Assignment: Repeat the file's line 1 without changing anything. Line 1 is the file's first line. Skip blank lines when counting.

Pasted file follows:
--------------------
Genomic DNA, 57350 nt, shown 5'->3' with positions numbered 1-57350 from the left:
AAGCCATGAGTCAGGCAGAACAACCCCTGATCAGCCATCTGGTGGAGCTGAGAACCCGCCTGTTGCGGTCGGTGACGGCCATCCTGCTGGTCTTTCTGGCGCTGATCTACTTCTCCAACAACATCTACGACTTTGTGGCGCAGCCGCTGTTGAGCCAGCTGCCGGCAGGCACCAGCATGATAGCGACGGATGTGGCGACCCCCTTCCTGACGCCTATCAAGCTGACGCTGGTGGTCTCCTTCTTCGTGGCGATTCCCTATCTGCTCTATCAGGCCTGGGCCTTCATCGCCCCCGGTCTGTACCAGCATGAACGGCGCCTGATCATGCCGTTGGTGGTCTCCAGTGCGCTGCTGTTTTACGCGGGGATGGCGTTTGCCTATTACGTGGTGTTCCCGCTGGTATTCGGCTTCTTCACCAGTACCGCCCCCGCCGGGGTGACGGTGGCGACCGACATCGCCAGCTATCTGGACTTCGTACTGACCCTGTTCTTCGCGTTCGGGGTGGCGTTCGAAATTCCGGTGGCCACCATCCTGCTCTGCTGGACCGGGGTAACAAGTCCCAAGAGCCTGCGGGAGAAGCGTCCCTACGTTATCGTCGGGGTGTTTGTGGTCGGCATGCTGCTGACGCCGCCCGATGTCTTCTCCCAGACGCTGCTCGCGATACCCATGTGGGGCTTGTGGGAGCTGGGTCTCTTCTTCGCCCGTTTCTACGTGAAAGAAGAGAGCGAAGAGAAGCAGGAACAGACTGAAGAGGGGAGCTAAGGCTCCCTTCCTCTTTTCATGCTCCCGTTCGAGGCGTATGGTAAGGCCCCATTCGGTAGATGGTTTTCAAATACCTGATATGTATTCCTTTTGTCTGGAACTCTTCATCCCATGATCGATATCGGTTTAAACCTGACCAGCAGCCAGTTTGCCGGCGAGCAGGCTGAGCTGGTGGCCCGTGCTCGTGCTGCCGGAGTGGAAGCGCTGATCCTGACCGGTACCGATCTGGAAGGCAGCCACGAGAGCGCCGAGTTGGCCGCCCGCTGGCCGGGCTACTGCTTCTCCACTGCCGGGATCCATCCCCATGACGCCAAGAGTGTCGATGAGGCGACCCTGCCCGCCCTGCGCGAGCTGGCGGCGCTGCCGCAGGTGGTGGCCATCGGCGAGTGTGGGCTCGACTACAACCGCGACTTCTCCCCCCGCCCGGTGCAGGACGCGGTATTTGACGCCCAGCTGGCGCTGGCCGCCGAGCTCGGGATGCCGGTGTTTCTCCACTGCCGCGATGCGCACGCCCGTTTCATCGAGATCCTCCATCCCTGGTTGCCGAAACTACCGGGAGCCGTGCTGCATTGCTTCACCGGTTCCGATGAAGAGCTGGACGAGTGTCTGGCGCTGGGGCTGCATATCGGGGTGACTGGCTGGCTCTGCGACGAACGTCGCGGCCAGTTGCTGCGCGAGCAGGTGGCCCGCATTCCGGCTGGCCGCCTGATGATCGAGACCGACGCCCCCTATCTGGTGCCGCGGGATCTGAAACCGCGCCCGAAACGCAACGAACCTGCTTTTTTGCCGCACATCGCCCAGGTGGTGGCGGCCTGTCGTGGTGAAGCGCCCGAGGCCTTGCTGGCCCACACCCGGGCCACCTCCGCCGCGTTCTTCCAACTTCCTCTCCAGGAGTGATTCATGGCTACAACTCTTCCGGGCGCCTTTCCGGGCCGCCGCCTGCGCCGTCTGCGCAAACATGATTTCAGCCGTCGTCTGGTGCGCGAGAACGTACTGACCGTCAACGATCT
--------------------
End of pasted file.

Genomic DNA, 57350 nt, shown 5'->3' with positions numbered 1-57350 from the left: